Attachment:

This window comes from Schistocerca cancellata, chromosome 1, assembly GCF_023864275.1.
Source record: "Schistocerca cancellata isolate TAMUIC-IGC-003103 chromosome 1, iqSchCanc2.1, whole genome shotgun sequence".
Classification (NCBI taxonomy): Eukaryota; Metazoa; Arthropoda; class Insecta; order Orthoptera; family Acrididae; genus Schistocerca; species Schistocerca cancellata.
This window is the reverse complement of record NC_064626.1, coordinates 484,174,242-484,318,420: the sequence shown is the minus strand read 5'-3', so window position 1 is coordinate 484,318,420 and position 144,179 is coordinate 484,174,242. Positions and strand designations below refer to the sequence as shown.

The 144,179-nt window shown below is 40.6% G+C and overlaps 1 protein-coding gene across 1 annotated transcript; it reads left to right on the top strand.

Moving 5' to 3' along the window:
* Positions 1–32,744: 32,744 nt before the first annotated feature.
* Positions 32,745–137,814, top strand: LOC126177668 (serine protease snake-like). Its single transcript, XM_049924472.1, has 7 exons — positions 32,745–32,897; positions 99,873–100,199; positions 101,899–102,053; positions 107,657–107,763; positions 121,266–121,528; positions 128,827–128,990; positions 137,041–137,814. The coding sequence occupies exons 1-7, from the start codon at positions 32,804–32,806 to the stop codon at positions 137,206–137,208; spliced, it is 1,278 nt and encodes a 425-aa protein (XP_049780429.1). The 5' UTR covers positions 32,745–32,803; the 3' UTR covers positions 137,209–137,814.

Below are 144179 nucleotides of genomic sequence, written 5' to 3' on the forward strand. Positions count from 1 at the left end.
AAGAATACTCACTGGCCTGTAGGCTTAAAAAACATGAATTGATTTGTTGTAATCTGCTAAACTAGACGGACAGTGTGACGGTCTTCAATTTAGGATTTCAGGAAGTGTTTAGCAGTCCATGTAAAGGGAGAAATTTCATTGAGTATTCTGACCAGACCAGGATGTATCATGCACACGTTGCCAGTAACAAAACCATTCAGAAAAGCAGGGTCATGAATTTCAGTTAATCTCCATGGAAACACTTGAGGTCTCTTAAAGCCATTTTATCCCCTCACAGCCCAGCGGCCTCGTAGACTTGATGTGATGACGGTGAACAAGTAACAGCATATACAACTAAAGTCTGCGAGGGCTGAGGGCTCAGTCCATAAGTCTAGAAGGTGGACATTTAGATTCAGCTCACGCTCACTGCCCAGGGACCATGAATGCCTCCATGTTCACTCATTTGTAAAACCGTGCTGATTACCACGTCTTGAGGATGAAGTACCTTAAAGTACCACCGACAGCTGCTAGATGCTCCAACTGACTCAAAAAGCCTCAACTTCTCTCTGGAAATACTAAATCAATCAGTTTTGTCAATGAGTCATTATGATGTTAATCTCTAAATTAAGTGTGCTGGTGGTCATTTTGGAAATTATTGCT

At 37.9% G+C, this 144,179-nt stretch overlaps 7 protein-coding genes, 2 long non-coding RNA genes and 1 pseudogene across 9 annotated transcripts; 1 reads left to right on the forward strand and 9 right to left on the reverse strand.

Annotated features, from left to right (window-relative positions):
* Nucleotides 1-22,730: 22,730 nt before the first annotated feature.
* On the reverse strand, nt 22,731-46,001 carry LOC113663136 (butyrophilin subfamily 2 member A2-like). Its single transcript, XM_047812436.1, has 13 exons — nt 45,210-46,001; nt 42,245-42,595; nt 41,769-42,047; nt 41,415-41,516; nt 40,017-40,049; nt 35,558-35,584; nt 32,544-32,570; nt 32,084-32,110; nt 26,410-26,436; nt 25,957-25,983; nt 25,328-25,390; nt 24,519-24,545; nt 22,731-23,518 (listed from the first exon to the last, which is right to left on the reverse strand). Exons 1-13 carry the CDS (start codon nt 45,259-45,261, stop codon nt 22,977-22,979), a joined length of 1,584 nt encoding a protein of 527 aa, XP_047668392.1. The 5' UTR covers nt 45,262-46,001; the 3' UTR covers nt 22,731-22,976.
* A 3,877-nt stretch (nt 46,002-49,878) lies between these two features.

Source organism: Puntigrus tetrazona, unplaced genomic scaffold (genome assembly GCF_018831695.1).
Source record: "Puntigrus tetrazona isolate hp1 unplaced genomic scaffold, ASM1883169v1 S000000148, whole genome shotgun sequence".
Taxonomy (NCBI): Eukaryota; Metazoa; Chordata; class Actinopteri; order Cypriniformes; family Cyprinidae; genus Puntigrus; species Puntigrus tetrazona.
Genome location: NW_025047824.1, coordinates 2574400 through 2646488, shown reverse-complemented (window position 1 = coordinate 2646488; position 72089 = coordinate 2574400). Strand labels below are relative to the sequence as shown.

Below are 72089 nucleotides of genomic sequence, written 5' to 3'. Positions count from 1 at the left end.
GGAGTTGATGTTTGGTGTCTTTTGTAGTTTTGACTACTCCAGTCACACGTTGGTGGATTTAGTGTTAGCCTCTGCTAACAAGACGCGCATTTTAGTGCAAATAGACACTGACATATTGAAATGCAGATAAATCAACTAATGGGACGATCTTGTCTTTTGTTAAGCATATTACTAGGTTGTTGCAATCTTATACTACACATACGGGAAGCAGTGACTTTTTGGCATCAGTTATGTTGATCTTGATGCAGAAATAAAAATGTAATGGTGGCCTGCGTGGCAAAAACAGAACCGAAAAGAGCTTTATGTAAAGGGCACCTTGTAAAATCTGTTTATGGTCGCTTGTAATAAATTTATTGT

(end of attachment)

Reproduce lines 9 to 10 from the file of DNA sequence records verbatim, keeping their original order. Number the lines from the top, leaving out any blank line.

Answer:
Below are 144179 nucleotides of genomic sequence, written 5' to 3' on the forward strand. Positions count from 1 at the left end.
AAGAATACTCACTGGCCTGTAGGCTTAAAAAACATGAATTGATTTGTTGTAATCTGCTAAACTAGACGGACAGTGTGACGGTCTTCAATTTAGGATTTCAGGAAGTGTTTAGCAGTCCATGTAAAGGGAGAAATTTCATTGAGTATTCTGACCAGACCAGGATGTATCATGCACACGTTGCCAGTAACAAAACCATTCAGAAAAGCAGGGTCATGAATTTCAGTTAATCTCCATGGAAACACTTGAGGTCTCTTAAAGCCATTTTATCCCCTCACAGCCCAGCGGCCTCGTAGACTTGATGTGATGACGGTGAACAAGTAACAGCATATACAACTAAAGTCTGCGAGGGCTGAGGGCTCAGTCCATAAGTCTAGAAGGTGGACATTTAGATTCAGCTCACGCTCACTGCCCAGGGACCATGAATGCCTCCATGTTCACTCATTTGTAAAACCGTGCTGATTACCACGTCTTGAGGATGAAGTACCTTAAAGTACCACCGACAGCTGCTAGATGCTCCAACTGACTCAAAAAGCCTCAACTTCTCTCTGGAAATACTAAATCAATCAGTTTTGTCAATGAGTCATTATGATGTTAATCTCTAAATTAAGTGTGCTGGTGGTCATTTTGGAAATTATTGCT